Over half the USA covered in snow, the most in 11 years

Paging Dr. David Viner, white courtesy phone please Here is the map from NOAA’s  National Operational Hydrologic Remote Sensing Center showing the snow coverage at 53%, the most in 11 years for this date. December 15, 2013   Area Covered By Snow: 53.0%   Area Covered Last Month: 5.8% And here are the past 11…

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Negative feedback? Storing CO2 in the Arctic

From the Massachusetts Institute of Technology: While the Arctic Ocean is largely a carbon sink, researchers find parts are also a source of atmospheric carbon dioxide For the past three decades, as the climate has warmed, the massive plates of sea ice in the Arctic Ocean have shrunk: In 2007, scientists observed nearly 50 percent…

Who are you going to believe, my B-44 or your lyin eyes?

NCDC needs to incorporate information into their metadata database from four sources that they currently ignore and/or keep from the public. Guest essay by John Slayton Southern California’s San Gabriel Mountains have long been a natural habitat for scientists.  Some of their activities are well known–the observatory on Mt. Wilson and Michelson’s measurement of the…

September doldrums – solar slump continues

While many science related government agencies are shut down (NASA GISS is deemed ‘non-essential’ for example) some remain open due to statements like this: Due to the Federal Government shutdown, NOAA.gov and most associated web sites are unavailable. However, because the information this site provides is necessary to protect life and property, it will be…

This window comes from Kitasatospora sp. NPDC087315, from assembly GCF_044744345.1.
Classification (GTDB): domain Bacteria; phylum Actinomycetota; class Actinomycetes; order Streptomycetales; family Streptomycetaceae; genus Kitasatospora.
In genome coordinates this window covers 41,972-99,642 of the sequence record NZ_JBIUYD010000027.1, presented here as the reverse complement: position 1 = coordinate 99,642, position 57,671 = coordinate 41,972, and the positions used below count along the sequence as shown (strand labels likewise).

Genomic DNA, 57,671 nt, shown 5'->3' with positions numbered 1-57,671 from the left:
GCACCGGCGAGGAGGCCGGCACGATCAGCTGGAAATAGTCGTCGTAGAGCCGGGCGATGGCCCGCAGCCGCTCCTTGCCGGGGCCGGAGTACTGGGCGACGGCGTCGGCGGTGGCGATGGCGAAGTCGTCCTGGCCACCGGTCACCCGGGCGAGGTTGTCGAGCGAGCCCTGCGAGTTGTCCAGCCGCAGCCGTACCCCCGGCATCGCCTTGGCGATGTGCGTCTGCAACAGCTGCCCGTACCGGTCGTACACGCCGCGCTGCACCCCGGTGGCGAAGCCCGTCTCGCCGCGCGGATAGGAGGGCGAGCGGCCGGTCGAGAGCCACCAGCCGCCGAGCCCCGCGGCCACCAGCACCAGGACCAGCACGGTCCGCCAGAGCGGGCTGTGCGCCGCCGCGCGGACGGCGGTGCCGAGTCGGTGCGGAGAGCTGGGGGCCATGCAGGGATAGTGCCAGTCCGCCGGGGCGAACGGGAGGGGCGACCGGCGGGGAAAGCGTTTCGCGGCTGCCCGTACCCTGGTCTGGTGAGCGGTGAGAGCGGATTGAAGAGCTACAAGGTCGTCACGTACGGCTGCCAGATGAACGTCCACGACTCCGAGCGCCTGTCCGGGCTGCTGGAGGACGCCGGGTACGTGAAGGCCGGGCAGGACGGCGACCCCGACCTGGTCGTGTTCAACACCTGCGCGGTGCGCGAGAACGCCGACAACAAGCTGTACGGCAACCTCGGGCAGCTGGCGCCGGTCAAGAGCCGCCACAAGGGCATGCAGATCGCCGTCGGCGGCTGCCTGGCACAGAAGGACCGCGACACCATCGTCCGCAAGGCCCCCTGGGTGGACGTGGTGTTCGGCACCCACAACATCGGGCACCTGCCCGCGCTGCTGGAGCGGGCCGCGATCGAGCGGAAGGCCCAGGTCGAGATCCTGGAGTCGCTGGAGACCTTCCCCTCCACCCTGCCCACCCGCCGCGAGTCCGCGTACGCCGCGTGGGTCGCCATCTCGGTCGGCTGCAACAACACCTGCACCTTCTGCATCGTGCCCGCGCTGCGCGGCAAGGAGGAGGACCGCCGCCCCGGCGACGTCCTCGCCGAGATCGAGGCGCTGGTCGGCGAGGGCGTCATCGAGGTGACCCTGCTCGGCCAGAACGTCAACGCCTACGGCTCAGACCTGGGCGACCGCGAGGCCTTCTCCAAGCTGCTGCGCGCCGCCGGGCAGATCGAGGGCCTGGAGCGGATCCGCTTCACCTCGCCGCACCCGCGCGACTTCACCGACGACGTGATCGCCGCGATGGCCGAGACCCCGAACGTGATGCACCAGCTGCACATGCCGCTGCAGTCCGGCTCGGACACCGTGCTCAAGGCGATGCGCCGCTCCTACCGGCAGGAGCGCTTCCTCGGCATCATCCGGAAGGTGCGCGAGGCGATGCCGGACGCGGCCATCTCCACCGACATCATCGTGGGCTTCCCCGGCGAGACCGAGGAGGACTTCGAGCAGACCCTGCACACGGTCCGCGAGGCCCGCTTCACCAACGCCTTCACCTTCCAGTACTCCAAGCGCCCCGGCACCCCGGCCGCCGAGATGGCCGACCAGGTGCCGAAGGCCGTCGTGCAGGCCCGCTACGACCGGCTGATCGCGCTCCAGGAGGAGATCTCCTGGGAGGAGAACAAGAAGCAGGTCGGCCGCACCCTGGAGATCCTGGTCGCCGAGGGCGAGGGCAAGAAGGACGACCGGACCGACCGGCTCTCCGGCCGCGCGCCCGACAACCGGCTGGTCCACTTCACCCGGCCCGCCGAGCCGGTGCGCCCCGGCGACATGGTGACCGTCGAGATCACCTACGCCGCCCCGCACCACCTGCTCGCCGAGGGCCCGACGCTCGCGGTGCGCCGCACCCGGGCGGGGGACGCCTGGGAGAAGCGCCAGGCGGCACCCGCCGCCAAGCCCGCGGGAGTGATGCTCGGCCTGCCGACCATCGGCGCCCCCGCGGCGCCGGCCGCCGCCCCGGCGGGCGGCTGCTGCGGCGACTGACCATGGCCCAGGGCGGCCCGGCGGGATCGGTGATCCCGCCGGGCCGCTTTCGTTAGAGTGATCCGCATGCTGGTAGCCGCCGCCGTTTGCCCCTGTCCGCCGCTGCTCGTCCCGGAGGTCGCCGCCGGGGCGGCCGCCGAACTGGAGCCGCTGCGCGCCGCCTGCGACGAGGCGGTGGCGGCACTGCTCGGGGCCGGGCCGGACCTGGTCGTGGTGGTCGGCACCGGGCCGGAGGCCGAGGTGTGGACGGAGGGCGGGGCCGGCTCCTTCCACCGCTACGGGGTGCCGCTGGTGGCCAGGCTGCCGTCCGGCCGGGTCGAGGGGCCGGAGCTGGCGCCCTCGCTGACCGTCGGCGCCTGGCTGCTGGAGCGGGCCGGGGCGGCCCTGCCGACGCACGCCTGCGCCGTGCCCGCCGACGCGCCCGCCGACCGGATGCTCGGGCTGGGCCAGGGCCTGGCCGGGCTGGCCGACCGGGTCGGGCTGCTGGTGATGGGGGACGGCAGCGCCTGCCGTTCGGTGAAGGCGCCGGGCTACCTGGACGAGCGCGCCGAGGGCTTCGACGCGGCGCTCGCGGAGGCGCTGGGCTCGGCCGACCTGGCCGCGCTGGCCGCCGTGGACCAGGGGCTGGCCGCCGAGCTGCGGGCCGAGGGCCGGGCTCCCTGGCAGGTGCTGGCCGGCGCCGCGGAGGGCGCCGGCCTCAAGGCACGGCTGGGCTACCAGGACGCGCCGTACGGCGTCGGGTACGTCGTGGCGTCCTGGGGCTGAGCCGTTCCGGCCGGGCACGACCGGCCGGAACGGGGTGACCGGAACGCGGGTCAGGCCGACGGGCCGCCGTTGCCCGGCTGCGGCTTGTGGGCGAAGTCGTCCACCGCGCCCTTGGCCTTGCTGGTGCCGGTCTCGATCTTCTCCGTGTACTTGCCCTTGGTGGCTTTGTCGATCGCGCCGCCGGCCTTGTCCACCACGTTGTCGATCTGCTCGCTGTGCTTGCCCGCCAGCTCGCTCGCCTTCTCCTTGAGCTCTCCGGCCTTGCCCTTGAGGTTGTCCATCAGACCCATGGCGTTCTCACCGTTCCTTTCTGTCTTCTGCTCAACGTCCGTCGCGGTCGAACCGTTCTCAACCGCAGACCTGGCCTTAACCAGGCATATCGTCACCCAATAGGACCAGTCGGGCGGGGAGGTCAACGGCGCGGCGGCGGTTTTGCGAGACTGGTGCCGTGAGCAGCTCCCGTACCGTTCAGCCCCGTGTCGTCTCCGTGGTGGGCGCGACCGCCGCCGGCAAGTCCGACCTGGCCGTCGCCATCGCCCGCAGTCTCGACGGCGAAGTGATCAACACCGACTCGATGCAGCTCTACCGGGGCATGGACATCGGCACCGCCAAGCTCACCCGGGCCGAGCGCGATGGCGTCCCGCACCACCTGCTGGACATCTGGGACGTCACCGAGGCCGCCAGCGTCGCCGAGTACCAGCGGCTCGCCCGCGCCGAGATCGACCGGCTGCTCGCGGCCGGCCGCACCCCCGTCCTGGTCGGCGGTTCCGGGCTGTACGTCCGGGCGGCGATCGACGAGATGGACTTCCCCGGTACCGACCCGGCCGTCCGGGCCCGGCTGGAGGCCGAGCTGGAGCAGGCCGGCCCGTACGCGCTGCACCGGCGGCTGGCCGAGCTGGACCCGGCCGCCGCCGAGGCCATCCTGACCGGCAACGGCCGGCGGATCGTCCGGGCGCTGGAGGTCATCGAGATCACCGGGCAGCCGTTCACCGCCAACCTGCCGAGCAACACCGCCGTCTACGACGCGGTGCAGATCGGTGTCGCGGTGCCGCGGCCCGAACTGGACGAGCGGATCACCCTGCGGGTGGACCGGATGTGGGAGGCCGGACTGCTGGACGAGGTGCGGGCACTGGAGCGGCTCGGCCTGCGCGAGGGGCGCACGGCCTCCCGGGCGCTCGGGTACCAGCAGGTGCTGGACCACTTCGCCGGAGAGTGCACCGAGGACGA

IPCC on acid – if they are virtually certain about ocean acidification, why does X-prize offer a reward for designing a proper ocean pH meter?

The IPCC writes in the “leaked” SPM It is very likely that oceanic uptake of anthropogenic CO2 results in acidification of the ocean. The pH 44 (see 7) of seawater has decreased by 0.1 since the beginning of the industrial era, corresponding to a 45 26% increase in hydrogen ion concentration. {3.8.2; Box 3.2; FAQ…

Are Tornadoes Getting Stronger? Rebuttal to Elsner et al.

By Paul Homewood http://news.fsu.edu/More-FSU-News/Researchers-develop-model-to-correct-tornado-records   [Note Update Below] Quantification of long term tornado trends has been hampered by the fact that many more tornadoes are reported today than was the case in the past. NOAA summarise this well:- With increased national Doppler radar coverage, increasing population, and greater attention to tornado reporting, there has been…